Regular Weight-Bearing Exercise

Regular Weight-Bearing Exercise

The importance of exercise in the fight against osteoporosis cannot be underestimated. Changing to a healthier diet can have little effect on bone mass when not combined with regular exercise. Starting the right kind of exercise in combination with other preventive measures like appropriate calcium intake, can help build bone mass especially in high risk fracture sites like the wrist, hip and spine.

Putting Stress on the Bones Fights Fractures

The key here is weight bearing exercise – which means exercise one performs while on their feet that works the bones and muscles against gravity. Popular forms of weight bearing exercise include:

  • Walking
  • Jogging
  • Stair climbing
  • Dancing
  • Hiking
  • Volleyball
  • Tennis
  • Certain types of weight lifting/resistance exercises (e.g., squats)
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The particular form of exercise will depend on the person’s overall physical health, the extent of bone loss, and whether the person already regularly engages in physical activity. It is recommended that individuals speak with their physician about the appropriate types of exercise to include in their osteoporosis treatment plan, especially people who have been sedentary most of their adult life or who are already diagnosed with low bone mass (termed "osteopenia") or osteoporosis. Certain movements, like those that require twisting of the spine or bending forward from the waist (like sit-ups or toe touches), and most high-impact exercise, can put certain people at risk for fracture and should be avoided.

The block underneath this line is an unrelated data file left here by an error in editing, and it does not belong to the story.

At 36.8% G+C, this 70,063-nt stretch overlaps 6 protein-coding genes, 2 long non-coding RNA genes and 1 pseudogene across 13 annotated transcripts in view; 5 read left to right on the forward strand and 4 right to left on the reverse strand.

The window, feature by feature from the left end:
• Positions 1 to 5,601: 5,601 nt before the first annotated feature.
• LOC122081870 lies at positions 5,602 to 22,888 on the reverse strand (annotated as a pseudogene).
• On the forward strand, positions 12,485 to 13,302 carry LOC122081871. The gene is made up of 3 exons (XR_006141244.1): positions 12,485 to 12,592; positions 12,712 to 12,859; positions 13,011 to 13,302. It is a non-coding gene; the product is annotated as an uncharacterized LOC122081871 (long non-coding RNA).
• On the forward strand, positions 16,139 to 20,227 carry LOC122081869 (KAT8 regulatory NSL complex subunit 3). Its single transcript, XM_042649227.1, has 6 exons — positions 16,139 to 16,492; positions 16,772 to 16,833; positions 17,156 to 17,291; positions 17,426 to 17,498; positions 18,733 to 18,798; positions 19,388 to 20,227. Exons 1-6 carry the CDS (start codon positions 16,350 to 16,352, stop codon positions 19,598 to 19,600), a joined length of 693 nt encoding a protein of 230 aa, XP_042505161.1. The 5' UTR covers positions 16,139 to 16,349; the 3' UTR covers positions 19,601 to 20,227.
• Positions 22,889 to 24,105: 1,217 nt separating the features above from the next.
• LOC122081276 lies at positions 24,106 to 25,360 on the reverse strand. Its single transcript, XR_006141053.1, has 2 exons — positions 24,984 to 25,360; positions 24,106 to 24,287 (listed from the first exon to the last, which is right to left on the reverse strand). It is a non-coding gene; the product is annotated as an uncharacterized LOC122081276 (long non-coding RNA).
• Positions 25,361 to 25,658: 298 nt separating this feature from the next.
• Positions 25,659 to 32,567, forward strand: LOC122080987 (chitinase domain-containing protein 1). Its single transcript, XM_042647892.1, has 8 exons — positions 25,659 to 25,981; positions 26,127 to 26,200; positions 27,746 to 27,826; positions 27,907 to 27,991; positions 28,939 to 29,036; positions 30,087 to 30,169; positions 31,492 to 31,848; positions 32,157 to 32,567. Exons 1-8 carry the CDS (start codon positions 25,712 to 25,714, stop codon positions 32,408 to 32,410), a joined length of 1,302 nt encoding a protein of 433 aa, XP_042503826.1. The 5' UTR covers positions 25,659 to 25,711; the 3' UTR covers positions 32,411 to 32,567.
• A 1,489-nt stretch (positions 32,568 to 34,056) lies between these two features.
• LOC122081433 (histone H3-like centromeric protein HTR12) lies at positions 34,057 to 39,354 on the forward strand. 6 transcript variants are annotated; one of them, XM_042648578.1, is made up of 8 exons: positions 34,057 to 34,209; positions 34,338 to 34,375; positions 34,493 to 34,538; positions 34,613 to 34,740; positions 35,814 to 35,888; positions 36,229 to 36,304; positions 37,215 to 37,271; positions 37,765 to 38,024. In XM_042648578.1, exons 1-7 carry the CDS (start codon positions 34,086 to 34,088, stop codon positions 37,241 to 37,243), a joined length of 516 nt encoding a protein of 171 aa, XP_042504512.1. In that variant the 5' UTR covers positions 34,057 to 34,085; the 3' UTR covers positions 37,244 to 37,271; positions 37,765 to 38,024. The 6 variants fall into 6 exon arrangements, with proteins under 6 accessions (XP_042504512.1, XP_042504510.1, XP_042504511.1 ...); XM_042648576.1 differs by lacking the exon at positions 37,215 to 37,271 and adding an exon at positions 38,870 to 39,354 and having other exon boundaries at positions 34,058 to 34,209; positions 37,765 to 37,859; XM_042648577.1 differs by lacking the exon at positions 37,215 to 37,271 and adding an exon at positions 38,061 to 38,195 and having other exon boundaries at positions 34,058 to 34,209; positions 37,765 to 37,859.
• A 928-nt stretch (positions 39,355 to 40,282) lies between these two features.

Recommendations on frequency of exercise needed to increase bone density vary. Depending on one’s diagnosis and doctor-recommend activity restrictions, typical exercise routines that are recommended may range from:

  • 20-30 minutes of aerobic exercise 3 to 4 times weekly, to
  • 30 minutes of moderate physical activity every day plus strength training 2 to 3 times per week.

Many patients benefit from working with an exercise specialist (trained in exercise physiology, physical education, physical therapy, or a similar specialty) to learn the proper progression of exercise, how to stretch and strengthen muscles safely, and how to correct poor posture habits. This is particularly true for those with relatively advanced osteoporosis (who are most at risk for a fracture) and those who are starting a new exercise program. The exercise specialist should be familiar with the special needs of people with osteoporosis.

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Dr. Scott Boden, Orthopedic Surgeon, Atlanta, GA, 30329
Article written by: Scott D. Boden, MD